A few months ago, as we were ramping up production for We Refuse to Die, I had a sudden heart attack. It happened while I was running a 5 km road race, only a few hundred meters from the finish line. Heart attacks are by definition surprising, but this one was especially confounding to the doctors who investigated my case. Why would a 36-year old life-long runner who doesn’t smoke, has low LDL cholesterol, optimal weight and blood pressure, and no family history of heart disease have enough plaque buildup in his cardiovascular system to cause a potentially fatal blockage in his LAD artery?
It feels too convenient – even sickeningly opportunistic – to even suggest that the answer to my cardiologists’ questions is “chronic exposure to industrial pollution,” given that my heart attack coincided with the rush to launch this new collaboration, which seeks to build solidarity between communities living with the noxious effects of petrochemical facilities that are connected to the same pipelines as Sarnia’s plants.
It is, of course, completely unknowable whether or not my heart disease is a consequence of my time in the Sarnia area, just as it is completely unknowable why another competitive runner from Sarnia, only one year younger than me, was diagnosed with leukemia in her early 20s, just after winning her event at the Canadian Olympic Trials. For a while it seemed like a righteous cause to seek out proof that the petrochemical industry was to blame for my heart attack, but I quickly came to realize that trying to determine the root cause of any of these cases is a fool’s errand. Not only is it impossible to trace the localized impacts of chronic pollution at the scale of the individual, but trying to do so is individuating. When I try to prove my case at this level of analysis, my testimony works against my motivations for sharing it, exposing me to both self-doubt and discrediting by others. Maybe it was pollution, but maybe it was a fluke, or maybe it was all the steak I ate. It is far easier for me to blame myself than the corporations that, viewed from any distance, are clearly causing enormous harm in and beyond Sarnia.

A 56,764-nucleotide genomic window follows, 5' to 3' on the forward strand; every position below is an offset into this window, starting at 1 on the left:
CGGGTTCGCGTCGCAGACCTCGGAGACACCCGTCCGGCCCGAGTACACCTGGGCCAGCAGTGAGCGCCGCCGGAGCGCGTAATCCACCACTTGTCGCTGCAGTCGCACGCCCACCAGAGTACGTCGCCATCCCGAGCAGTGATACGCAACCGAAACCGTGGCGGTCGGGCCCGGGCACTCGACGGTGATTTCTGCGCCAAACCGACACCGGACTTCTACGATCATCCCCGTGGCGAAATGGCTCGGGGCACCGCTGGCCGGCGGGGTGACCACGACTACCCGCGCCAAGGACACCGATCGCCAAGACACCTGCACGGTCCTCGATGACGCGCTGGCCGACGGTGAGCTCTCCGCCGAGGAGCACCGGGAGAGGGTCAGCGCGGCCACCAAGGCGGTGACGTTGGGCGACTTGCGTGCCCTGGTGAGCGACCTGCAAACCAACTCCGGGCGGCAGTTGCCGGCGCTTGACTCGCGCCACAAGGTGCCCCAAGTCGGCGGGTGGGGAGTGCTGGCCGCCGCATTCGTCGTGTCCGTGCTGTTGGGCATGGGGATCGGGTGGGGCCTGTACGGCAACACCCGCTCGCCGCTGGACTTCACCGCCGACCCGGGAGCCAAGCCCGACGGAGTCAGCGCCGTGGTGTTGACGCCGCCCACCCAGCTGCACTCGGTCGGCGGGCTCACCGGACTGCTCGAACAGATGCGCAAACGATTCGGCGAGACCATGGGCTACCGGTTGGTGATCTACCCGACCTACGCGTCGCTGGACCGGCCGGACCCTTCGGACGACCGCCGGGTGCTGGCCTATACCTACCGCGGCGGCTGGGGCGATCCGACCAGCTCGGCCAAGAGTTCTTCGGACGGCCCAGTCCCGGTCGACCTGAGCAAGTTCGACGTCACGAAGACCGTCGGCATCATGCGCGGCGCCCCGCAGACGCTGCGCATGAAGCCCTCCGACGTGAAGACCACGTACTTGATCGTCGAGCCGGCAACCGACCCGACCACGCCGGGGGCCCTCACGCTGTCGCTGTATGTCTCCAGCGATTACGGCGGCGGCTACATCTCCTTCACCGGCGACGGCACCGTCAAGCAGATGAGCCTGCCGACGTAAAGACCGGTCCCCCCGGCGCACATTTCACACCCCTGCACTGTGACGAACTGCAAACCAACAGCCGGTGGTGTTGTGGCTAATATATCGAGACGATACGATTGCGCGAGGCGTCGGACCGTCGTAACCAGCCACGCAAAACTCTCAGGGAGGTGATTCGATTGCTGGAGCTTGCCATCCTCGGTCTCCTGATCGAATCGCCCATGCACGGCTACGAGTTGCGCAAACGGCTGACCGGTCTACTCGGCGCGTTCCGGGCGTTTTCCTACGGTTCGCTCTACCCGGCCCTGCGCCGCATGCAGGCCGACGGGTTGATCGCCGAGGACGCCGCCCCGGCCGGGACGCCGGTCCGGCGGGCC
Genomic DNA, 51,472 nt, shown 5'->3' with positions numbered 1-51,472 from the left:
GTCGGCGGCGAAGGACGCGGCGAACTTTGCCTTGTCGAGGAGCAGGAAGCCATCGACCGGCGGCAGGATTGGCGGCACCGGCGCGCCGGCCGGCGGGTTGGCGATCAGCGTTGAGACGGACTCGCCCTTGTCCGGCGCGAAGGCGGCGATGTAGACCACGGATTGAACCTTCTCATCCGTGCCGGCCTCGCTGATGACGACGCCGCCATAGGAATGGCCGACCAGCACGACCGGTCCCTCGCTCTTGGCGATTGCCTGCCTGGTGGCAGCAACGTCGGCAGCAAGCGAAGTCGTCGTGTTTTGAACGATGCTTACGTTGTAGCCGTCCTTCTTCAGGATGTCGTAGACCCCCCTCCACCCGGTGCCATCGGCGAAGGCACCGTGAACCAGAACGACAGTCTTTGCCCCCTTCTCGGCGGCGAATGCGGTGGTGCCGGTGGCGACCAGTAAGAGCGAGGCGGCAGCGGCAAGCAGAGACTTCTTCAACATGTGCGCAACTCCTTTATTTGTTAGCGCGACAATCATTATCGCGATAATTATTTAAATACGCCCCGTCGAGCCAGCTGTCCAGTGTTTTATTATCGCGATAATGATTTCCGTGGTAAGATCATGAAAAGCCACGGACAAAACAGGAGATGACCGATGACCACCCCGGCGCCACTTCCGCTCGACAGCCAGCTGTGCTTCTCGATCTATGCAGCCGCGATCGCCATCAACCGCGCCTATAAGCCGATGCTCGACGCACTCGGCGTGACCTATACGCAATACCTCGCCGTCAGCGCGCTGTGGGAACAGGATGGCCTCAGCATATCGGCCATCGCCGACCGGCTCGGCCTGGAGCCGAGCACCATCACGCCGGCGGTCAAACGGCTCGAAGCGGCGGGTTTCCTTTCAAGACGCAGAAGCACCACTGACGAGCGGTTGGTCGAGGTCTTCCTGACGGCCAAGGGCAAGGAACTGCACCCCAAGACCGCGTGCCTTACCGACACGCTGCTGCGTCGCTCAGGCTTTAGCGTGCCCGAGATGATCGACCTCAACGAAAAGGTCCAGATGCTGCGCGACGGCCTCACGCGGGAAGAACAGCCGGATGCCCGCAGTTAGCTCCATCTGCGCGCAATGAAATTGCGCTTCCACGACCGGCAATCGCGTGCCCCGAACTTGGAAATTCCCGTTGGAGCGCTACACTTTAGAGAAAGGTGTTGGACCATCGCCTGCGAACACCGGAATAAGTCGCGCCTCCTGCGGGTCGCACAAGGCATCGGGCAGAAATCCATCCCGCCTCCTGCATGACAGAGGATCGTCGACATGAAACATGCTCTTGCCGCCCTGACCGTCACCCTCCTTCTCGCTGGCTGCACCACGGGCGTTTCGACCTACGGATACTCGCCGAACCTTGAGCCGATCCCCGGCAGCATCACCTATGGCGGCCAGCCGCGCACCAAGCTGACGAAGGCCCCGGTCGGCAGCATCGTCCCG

I’m now convinced that industries love it when we try to pin our illnesses on them. When we target specific bad actors, we narrow the scope of our ambitions, expelling precious energy in protracted legal battles within court systems that were built to protect them. We also lose sight of the pervasive and untraceable ways in which we are all being sacrificed, extinguished in highly differentiated ways and at different timescales, in the “vampire-like” process of capital accumulation.
As Beatrice Alder-Bolton and Artie Vierkant argue in Health Communism, when we accept that illness, disability, and premature death are not symptoms of capitalism’s malfunction, but requirements for its smooth functioning, we can begin to see that “health under capitalism is an impossibility.” Becoming conscious that we’re all living dead under capitalism is not a reason to despair, but a reason to struggle. It reveals a solid foundation for hitherto unimagined solidarities across generations and geographies, between workers and the out-of-work, citizens and migrants, elders and children, living and dead.